09 March 2020
Service and Community Action Conference 2020
On Friday 6 March, the Institute of Service and Social Impact held a conference in collaboration with the Independent Schools Council on service education and community action.
On Friday 6 March, the Institute of Service and Social Impact held its first conference in collaboration with the Independent Schools Council’s Expert Panel on service education and community action.
The purpose of the conference was to bring teachers from across the state and private sector together to discuss the education we are providing our pupils through service education and community action projects. The opening talks identified the importance of creating open spaces for discussion with pupils on challenging topics, as well as the need to question assumptions through critical and empathetic thinking, enabling us to create programmes that are economically and environmentally sustainable and led from genuine community needs.
We were delighted to have Tom Ilube CBE, an entrepreneur and educational philanthropist who founded Hammersmith Academy and African Science Academy, as our keynote speaker. He highlighted the vital role of teachers acting as effective coaches for pupils looking to create social change, identifying the importance of ensuring they act with clearly defined intent, the need for organisational alignment and the role of persistence.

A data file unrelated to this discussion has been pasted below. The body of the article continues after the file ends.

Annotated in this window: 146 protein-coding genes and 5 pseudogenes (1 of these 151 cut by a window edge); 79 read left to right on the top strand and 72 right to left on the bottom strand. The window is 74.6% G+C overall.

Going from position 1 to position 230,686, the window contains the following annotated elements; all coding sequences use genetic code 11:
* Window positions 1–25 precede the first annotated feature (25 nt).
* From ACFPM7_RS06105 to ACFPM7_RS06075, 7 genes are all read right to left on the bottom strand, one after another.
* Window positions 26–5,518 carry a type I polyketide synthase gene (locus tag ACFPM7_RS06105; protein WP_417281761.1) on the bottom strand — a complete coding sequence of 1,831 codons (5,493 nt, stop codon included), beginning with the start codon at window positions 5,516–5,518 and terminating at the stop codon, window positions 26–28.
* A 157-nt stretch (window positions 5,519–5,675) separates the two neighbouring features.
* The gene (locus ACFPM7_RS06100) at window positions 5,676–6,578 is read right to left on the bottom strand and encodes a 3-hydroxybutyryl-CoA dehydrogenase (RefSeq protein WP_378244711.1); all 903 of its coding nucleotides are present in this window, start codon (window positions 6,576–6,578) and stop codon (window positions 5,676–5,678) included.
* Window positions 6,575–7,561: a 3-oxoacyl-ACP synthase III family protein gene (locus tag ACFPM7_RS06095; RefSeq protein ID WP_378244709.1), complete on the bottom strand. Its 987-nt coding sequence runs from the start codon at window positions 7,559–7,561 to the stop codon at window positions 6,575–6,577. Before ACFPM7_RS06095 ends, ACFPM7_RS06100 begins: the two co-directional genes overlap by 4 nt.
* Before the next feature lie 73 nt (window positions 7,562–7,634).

The conference included nine workshops on service programmes, school partnerships, impact measurement, social entrepreneurship education, charitable giving in a school context, advocacy education, and global partnerships. Over 30 speakers shared ideas and examples of best practice, including teachers from Wellington College, St Paul’s Girls’ School, Eton College, Oundle School, Tonbridge School, KCS Wimbledon, James Allen Girls’ School, Brighton College, and Haberdasher Aske’s Girls’ School – as well as several Sevenoaks teachers and pupils.
A community partners panel also enabled local and global community groups to offer their insights on working with schools – we were grateful to be joined by speakers from The Hygiene Bank, Sevenoaks Welcomes Refugees, Empathy Action, Hospice in the Weald and EduSpots. This led to a thought-provoking discussion on responsibility on both sides, providing a deep understanding of social issues, and developing the educational process in giving.
We hope to make the conference an annual event, and continue to create strategies to enable teachers, community partners and pupils to come together to collectively advance this exciting and impactful area of education.